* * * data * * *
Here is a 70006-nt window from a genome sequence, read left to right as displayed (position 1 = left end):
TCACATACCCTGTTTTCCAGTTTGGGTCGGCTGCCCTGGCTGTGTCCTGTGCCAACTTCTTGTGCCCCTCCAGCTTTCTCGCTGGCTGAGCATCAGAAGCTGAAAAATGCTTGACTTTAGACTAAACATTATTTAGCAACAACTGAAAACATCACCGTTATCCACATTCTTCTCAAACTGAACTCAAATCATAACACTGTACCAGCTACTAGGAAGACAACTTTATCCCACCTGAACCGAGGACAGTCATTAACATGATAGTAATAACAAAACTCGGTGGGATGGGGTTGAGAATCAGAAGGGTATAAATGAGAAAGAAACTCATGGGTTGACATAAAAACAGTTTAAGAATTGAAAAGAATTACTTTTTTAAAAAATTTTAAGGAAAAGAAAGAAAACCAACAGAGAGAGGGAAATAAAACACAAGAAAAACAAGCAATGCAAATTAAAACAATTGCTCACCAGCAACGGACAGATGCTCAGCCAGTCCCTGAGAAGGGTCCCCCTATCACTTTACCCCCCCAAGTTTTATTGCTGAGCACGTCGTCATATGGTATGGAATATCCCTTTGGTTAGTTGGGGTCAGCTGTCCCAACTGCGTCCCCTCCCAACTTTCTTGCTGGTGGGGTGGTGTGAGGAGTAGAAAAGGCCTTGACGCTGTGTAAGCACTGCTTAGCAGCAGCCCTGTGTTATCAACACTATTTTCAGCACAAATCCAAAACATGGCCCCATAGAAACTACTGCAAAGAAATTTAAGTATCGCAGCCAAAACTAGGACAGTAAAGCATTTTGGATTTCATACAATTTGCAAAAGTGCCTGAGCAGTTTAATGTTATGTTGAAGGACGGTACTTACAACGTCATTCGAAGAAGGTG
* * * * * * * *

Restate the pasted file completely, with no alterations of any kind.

Here is a 70006-nt window from a genome sequence, read left to right as displayed (position 1 = left end):
TCACATACCCTGTTTTCCAGTTTGGGTCGGCTGCCCTGGCTGTGTCCTGTGCCAACTTCTTGTGCCCCTCCAGCTTTCTCGCTGGCTGAGCATCAGAAGCTGAAAAATGCTTGACTTTAGACTAAACATTATTTAGCAACAACTGAAAACATCACCGTTATCCACATTCTTCTCAAACTGAACTCAAATCATAACACTGTACCAGCTACTAGGAAGACAACTTTATCCCACCTGAACCGAGGACAGTCATTAACATGATAGTAATAACAAAACTCGGTGGGATGGGGTTGAGAATCAGAAGGGTATAAATGAGAAAGAAACTCATGGGTTGACATAAAAACAGTTTAAGAATTGAAAAGAATTACTTTTTTAAAAAATTTTAAGGAAAAGAAAGAAAACCAACAGAGAGAGGGAAATAAAACACAAGAAAAACAAGCAATGCAAATTAAAACAATTGCTCACCAGCAACGGACAGATGCTCAGCCAGTCCCTGAGAAGGGTCCCCCTATCACTTTACCCCCCCAAGTTTTATTGCTGAGCACGTCGTCATATGGTATGGAATATCCCTTTGGTTAGTTGGGGTCAGCTGTCCCAACTGCGTCCCCTCCCAACTTTCTTGCTGGTGGGGTGGTGTGAGGAGTAGAAAAGGCCTTGACGCTGTGTAAGCACTGCTTAGCAGCAGCCCTGTGTTATCAACACTATTTTCAGCACAAATCCAAAACATGGCCCCATAGAAACTACTGCAAAGAAATTTAAGTATCGCAGCCAAAACTAGGACAGTAAAGCATTTTGGATTTCATACAATTTGCAAAAGTGCCTGAGCAGTTTAATGTTATGTTGAAGGACGGTACTTACAACGTCATTCGAAGAAGGTG